Capt Watchawuth Kitiatsawong, a senior-ranking officer at Phuket Airport Immigration, told The Phuket News this week that enough officers have been moved to Phuket Airport to cope with the heavy peak periods, but that the key problem was that there are not enough computer terminals available to process tourist arrivals.
“If all counters were open, it would help shorten the queues, but some counters still have no computer terminals installed,” he explained.
“We have enough officials to fill all the processing stations once they do open, but at this time we can only do our best to get the lines moving,” he added.
The inbound immigration desks are overloaded when more than one flight lands at the same time, Capt Watchawuth said.
“The queues to clear immigration are normal (sic) most of the time. The queues only get longer than normal if we get large numbers of passengers arriving at the same time from double flights,” he said.
“During this time we have more staff at the available counters to help out to get the line moving as quickly as possible,” he added.
“Normally we get about 300 passengers per flight, and this takes us only half an hour to clear them. The heavy load periods though are from midnight to 4am, when flights come from China and Russia, so we add more staff during this hours,” Capt Watchawuth reiterated.
The current wait to clear immigration during peak periods is about 2½ hours, travellers have consistently reported to The Phuket News.
“First time back in a year. What a ridiculous situation!” reported one visitor from the UK who landed at the airport early last Saturday (Dec 3) to rest in Phuket in recovery after surgery.
“The flight landed at 6:50am. It took 2.5 hours to show a passport and then 32 minutes to get out the airport after baggage check,” he wrote.
“I’ve travelled the world and this has to be the worst airport in the entire world. My partner landed a week before at 21. 55 – it took her 2 hrs 15 mins to clear Immigration,” he added.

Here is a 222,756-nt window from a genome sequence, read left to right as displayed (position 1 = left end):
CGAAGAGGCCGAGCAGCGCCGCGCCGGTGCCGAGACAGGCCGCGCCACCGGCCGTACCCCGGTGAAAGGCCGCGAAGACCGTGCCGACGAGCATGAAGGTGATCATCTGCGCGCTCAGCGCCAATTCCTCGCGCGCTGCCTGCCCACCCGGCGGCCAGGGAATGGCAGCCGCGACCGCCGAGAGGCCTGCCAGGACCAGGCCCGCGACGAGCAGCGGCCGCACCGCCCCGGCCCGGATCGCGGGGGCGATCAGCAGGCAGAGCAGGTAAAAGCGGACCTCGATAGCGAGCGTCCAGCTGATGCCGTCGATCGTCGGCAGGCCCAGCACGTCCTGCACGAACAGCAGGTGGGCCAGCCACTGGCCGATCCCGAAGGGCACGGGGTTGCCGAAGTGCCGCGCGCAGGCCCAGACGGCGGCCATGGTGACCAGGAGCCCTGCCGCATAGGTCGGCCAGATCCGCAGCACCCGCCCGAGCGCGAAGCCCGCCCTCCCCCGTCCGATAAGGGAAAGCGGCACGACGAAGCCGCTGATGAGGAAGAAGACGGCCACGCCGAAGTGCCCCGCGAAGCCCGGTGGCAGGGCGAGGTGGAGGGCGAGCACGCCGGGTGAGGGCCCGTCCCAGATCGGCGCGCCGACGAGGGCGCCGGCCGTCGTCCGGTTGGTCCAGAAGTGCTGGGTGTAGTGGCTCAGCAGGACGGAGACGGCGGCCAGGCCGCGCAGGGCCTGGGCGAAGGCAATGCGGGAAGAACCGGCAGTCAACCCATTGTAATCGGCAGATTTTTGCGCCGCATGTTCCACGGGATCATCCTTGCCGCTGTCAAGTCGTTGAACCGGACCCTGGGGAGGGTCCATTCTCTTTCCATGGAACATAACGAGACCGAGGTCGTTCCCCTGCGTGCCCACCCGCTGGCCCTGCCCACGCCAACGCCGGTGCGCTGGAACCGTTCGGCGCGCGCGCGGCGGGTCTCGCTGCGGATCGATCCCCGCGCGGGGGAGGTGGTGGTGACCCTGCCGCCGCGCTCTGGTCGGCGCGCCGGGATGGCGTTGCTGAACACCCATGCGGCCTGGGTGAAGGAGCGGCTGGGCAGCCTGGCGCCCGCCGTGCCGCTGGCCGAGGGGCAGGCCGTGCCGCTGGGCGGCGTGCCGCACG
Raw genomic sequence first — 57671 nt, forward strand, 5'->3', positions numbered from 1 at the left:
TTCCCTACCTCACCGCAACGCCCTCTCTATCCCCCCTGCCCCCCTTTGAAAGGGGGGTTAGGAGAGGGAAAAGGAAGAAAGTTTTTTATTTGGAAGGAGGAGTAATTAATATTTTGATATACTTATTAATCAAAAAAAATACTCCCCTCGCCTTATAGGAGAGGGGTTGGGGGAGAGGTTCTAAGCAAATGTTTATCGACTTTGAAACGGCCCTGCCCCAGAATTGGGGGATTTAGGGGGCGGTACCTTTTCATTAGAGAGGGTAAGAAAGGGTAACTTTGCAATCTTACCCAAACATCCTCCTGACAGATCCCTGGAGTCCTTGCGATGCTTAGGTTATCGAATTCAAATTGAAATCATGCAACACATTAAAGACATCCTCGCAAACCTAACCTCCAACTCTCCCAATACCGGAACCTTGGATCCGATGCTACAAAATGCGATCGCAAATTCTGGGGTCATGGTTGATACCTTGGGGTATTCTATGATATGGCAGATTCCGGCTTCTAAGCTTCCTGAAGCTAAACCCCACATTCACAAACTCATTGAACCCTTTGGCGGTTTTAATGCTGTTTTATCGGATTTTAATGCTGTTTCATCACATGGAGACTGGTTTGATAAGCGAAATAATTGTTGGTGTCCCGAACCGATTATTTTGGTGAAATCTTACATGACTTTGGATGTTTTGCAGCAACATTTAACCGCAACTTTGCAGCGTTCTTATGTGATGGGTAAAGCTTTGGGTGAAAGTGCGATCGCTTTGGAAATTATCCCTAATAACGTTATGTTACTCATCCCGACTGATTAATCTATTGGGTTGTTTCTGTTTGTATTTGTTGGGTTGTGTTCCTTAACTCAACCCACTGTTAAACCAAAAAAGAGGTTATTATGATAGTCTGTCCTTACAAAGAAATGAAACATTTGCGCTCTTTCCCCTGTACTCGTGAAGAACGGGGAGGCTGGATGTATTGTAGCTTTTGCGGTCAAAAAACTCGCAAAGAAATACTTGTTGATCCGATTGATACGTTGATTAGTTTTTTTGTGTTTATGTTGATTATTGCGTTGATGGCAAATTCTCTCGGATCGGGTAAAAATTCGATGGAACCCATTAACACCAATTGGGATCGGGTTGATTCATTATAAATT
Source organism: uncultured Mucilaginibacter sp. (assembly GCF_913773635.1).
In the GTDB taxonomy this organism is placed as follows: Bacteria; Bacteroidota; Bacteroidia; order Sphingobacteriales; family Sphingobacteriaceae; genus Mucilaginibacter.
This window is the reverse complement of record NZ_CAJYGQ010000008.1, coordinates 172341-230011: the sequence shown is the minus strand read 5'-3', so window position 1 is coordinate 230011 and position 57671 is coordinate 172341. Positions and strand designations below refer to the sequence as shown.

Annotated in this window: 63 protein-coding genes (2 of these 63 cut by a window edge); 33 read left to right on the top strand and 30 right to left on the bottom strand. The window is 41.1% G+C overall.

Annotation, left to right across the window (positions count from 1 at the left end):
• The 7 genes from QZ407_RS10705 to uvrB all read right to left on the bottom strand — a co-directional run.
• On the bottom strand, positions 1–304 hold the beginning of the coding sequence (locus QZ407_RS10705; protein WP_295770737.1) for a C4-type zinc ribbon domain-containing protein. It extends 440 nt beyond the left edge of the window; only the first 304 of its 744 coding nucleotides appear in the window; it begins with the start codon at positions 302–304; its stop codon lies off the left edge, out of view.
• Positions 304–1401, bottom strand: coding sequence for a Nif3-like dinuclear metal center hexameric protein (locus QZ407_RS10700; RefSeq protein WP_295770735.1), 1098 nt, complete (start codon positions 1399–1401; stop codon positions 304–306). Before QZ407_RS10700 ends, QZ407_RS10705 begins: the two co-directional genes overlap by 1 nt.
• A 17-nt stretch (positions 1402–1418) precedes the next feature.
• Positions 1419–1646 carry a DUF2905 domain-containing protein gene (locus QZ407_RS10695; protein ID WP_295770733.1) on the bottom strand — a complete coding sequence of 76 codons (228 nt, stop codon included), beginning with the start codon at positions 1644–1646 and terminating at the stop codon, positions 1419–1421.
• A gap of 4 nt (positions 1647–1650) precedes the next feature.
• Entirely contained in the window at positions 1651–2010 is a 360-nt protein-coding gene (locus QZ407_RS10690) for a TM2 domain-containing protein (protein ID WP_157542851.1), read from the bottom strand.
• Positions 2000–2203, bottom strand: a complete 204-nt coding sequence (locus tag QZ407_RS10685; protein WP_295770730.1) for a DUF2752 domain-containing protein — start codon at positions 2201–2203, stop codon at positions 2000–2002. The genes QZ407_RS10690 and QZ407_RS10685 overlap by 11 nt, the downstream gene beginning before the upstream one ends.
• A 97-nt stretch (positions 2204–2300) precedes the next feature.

The pandemonium leads to frayed patience and irate travellers in the Arrivals Hall.
“There was no cueing system. Everyone was allowed to push in. A nationality from an eastern bloc area wouldn’t wait… I came here for R&R to stand watching as they wouldn’t queue and walked up the ‘officials’ lane and were served – in my total amazement - by the immigration officer.
“The officer allowed over 30 people through right next to me. Shocking was understatement. I won’t be rushing back here!”
The ongoing bumbling of the Immigration Bureau, which is a division of the Royal Thai Police, being unable to sort out the immigration delays dates back to Prime Minister Gen Prayut Chan-o-cha declaring the new International Terminal officially open on Sept 16.
In open acknowledgement of the howling delays tourists must suffer before they can begin their holiday in Phuket, Transport Minister Lt Gen Arkhom Termpittayapaisith in less than a week after the official opening “confirmed” more officers had been posted and that new immigration-processing computer terminals were on their way in a public declaration that the problem had been solved. (See story here.)
As recently as Dec 1, Immigration Bureau Chief Pol Maj Gen Nathathorn Prousoontorn was in Phuket in person to warn immigration officials to “be prepared” for a busy influx of tourists this tourism high season.
However, Gen Nathathorn made no mention of any measures taken to reduce the delays at the airport. (See story here.)